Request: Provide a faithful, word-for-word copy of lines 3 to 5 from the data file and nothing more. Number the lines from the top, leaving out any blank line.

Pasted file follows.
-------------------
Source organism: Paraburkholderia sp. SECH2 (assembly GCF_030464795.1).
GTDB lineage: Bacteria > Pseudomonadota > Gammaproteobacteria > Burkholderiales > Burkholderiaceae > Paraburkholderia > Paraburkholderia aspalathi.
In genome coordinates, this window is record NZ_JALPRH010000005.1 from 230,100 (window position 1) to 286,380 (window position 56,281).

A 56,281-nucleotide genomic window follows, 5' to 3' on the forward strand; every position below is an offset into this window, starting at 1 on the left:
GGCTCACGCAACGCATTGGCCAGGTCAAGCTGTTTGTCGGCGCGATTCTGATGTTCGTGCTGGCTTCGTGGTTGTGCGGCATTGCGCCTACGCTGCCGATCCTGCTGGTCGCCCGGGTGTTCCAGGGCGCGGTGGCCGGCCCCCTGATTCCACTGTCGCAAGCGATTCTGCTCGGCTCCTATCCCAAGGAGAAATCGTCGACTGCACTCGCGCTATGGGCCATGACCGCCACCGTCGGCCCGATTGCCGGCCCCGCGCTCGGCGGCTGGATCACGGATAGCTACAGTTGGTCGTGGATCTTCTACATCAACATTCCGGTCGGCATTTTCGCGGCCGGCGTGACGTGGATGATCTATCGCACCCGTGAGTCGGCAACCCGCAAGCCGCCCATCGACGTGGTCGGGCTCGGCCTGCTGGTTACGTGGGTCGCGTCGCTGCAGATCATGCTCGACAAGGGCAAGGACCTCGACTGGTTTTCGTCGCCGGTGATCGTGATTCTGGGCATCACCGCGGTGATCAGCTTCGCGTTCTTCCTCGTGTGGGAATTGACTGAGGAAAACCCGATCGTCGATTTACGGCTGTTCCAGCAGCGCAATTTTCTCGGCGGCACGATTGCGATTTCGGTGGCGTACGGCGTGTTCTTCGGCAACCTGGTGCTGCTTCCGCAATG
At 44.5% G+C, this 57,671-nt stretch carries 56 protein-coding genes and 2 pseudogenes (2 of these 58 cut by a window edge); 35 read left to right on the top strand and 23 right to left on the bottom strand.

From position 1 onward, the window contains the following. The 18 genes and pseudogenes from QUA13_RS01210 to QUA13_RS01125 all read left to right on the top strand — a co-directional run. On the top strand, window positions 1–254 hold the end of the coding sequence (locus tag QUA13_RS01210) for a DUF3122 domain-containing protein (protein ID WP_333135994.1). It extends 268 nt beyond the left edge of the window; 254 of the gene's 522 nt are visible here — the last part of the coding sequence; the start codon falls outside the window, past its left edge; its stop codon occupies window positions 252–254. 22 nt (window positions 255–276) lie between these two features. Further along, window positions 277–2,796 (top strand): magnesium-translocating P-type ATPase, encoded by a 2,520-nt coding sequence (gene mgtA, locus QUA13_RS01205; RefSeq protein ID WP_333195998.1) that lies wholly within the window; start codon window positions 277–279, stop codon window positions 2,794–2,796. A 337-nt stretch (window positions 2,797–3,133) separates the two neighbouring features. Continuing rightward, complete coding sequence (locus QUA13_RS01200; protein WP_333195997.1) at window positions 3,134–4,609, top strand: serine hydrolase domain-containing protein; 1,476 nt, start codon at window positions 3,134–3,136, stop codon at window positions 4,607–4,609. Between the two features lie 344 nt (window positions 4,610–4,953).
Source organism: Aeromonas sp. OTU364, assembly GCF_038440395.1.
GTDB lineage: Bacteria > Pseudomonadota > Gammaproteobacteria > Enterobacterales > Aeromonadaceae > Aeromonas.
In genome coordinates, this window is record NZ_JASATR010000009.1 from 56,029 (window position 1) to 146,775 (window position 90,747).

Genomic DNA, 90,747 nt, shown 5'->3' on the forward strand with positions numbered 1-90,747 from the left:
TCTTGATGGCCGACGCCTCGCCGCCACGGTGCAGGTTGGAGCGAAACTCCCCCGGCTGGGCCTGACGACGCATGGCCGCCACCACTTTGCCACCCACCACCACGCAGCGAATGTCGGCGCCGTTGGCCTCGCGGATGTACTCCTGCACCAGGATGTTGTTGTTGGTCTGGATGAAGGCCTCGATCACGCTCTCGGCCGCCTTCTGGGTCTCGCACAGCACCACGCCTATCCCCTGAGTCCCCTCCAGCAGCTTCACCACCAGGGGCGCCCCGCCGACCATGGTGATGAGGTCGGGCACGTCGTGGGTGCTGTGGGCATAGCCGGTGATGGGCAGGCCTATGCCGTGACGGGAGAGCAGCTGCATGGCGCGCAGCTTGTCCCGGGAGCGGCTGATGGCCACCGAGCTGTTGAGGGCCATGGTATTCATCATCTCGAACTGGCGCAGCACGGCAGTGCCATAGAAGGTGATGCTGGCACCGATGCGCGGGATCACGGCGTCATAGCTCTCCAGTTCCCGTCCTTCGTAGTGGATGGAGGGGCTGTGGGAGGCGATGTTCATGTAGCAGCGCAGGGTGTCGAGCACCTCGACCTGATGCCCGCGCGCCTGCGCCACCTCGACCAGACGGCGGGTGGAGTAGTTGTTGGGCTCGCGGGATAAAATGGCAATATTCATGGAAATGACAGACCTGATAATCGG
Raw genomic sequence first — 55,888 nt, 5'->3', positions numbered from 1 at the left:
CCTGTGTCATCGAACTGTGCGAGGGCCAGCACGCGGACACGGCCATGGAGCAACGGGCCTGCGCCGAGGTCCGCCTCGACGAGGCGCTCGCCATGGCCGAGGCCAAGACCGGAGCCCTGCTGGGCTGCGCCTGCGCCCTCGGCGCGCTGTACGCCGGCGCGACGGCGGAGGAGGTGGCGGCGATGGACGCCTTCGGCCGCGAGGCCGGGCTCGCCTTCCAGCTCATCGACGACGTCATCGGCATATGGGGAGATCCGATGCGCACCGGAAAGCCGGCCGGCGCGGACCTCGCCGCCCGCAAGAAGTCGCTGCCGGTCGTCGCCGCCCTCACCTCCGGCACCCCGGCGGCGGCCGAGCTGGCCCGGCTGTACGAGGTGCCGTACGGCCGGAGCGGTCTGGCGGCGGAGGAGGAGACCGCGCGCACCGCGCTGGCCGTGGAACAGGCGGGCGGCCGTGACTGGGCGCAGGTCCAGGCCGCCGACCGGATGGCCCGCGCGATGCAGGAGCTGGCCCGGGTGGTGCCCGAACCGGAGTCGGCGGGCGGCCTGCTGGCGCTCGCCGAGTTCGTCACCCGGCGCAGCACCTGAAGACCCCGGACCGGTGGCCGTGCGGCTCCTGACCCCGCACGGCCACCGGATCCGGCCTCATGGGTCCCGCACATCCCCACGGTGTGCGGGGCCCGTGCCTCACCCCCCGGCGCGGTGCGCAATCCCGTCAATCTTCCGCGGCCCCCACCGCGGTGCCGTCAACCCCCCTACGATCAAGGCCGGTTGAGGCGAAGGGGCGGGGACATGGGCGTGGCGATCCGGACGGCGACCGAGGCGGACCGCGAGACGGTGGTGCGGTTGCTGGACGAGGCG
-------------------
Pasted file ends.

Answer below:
In genome coordinates, this window is record NZ_JALPRH010000005.1 from 230,100 (window position 1) to 286,380 (window position 56,281).

A 56,281-nucleotide genomic window follows, 5' to 3' on the forward strand; every position below is an offset into this window, starting at 1 on the left:
GGCTCACGCAACGCATTGGCCAGGTCAAGCTGTTTGTCGGCGCGATTCTGATGTTCGTGCTGGCTTCGTGGTTGTGCGGCATTGCGCCTACGCTGCCGATCCTGCTGGTCGCCCGGGTGTTCCAGGGCGCGGTGGCCGGCCCCCTGATTCCACTGTCGCAAGCGATTCTGCTCGGCTCCTATCCCAAGGAGAAATCGTCGACTGCACTCGCGCTATGGGCCATGACCGCCACCGTCGGCCCGATTGCCGGCCCCGCGCTCGGCGGCTGGATCACGGATAGCTACAGTTGGTCGTGGATCTTCTACATCAACATTCCGGTCGGCATTTTCGCGGCCGGCGTGACGTGGATGATCTATCGCACCCGTGAGTCGGCAACCCGCAAGCCGCCCATCGACGTGGTCGGGCTCGGCCTGCTGGTTACGTGGGTCGCGTCGCTGCAGATCATGCTCGACAAGGGCAAGGACCTCGACTGGTTTTCGTCGCCGGTGATCGTGATTCTGGGCATCACCGCGGTGATCAGCTTCGCGTTCTTCCTCGTGTGGGAATTGACTGAGGAAAACCCGATCGTCGATTTACGGCTGTTCCAGCAGCGCAATTTTCTCGGCGGCACGATTGCGATTTCGGTGGCGTACGGCGTGTTCTTCGGCAACCTGGTGCTGCTTCCGCAATG